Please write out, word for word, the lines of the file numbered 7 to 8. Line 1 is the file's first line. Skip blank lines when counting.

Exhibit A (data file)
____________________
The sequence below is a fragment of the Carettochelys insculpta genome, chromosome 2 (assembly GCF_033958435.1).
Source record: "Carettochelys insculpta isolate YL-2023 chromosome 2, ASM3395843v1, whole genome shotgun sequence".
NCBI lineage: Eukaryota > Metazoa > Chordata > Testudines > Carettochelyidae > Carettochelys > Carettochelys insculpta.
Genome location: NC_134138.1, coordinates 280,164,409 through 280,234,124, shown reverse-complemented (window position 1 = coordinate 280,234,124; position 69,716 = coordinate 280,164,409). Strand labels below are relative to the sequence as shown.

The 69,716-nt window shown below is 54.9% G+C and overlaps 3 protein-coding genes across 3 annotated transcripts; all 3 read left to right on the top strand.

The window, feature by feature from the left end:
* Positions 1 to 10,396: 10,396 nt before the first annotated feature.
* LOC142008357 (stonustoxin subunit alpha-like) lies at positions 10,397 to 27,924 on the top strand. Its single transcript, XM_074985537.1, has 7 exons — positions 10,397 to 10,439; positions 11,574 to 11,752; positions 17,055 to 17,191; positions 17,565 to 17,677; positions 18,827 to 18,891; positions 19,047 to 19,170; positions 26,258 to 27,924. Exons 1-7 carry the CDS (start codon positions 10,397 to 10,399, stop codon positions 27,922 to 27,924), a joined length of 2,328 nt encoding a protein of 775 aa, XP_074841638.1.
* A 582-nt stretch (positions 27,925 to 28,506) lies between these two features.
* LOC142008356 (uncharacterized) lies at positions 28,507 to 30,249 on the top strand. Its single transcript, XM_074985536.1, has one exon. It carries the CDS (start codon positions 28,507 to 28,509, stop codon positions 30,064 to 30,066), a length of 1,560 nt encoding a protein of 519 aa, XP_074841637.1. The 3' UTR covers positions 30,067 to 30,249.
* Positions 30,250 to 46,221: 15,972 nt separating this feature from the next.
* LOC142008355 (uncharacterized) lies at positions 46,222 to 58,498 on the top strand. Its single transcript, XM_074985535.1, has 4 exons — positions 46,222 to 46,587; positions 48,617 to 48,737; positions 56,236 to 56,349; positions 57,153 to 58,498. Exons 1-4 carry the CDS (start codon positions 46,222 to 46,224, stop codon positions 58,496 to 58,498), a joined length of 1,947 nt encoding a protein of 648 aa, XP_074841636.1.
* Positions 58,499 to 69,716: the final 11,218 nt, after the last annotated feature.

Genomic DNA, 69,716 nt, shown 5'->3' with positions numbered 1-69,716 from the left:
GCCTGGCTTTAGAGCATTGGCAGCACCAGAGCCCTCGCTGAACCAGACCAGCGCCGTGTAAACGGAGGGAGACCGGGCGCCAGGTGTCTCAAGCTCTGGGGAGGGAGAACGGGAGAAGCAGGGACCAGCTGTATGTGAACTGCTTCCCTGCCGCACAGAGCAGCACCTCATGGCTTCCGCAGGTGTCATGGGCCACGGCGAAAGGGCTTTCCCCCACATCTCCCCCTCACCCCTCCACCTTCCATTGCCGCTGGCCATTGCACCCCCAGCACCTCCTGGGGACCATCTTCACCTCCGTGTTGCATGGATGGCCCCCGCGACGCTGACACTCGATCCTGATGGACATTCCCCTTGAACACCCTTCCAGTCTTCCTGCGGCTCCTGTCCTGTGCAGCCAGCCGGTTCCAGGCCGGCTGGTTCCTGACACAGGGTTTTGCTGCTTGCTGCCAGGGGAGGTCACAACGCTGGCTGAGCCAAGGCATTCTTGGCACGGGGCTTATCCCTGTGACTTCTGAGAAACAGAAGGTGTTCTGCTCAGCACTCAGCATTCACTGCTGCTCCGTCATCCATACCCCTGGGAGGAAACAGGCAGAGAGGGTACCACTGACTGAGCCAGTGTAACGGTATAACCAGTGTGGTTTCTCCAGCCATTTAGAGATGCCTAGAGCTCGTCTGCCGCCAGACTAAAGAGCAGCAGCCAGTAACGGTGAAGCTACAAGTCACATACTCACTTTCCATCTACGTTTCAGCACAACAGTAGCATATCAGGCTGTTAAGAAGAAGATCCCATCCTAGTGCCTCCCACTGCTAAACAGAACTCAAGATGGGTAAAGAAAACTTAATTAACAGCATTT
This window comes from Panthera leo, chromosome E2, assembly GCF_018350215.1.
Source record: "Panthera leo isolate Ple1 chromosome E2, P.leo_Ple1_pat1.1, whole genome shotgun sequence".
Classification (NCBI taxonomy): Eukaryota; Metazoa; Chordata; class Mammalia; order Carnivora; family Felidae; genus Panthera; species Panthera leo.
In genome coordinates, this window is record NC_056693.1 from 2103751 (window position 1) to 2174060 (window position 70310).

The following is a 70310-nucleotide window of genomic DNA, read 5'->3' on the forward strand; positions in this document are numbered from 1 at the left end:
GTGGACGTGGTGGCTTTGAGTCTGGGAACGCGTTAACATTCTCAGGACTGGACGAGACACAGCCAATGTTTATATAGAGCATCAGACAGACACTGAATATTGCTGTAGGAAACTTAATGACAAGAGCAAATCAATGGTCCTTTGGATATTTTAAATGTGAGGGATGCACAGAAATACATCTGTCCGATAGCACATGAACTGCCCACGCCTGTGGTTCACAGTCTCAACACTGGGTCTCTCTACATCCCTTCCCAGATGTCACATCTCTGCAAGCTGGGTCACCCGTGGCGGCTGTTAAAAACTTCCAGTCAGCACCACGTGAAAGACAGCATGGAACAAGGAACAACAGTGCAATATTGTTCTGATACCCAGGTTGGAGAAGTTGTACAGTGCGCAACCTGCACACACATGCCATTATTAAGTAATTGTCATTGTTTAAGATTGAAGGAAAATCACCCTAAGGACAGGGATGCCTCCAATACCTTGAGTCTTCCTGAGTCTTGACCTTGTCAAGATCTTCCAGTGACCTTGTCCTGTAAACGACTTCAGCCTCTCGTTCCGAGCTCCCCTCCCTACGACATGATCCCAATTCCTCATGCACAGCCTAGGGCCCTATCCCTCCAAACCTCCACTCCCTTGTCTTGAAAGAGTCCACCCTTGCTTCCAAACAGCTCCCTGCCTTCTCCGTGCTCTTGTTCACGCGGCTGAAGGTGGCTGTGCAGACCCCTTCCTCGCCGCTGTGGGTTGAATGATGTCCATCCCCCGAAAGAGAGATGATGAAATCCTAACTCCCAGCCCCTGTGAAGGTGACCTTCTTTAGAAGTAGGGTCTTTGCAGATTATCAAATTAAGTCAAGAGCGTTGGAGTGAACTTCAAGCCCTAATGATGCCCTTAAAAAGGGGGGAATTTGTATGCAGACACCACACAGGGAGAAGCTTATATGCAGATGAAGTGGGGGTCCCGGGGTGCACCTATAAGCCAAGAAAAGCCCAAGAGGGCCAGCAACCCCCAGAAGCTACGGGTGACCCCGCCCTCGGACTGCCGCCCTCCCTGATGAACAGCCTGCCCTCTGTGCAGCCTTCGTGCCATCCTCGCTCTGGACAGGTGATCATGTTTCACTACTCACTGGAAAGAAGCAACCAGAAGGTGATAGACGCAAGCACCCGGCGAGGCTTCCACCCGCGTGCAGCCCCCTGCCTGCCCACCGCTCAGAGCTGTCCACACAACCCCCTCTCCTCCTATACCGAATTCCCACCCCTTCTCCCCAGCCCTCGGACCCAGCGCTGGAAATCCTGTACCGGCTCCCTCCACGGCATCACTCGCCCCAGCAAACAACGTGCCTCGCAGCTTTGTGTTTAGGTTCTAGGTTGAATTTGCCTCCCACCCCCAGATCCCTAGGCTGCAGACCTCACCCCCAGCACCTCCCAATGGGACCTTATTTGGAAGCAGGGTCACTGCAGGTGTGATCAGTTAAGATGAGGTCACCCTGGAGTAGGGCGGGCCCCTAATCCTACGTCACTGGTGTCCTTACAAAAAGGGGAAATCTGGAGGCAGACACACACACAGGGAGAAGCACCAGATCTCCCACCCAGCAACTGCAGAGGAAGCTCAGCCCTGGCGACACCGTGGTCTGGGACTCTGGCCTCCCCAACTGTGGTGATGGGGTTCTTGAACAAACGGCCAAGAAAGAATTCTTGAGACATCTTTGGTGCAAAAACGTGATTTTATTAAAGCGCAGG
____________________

* Positions 1 to 10,396: 10,396 nt before the first annotated feature.
* LOC142008357 (stonustoxin subunit alpha-like) lies at positions 10,397 to 27,924 on the top strand. Its single transcript, XM_074985537.1, has 7 exons — positions 10,397 to 10,439; positions 11,574 to 11,752; positions 17,055 to 17,191; positions 17,565 to 17,677; positions 18,827 to 18,891; positions 19,047 to 19,170; positions 26,258 to 27,924. Exons 1-7 carry the CDS (start codon positions 10,397 to 10,399, stop codon positions 27,922 to 27,924), a joined length of 2,328 nt encoding a protein of 775 aa, XP_074841638.1.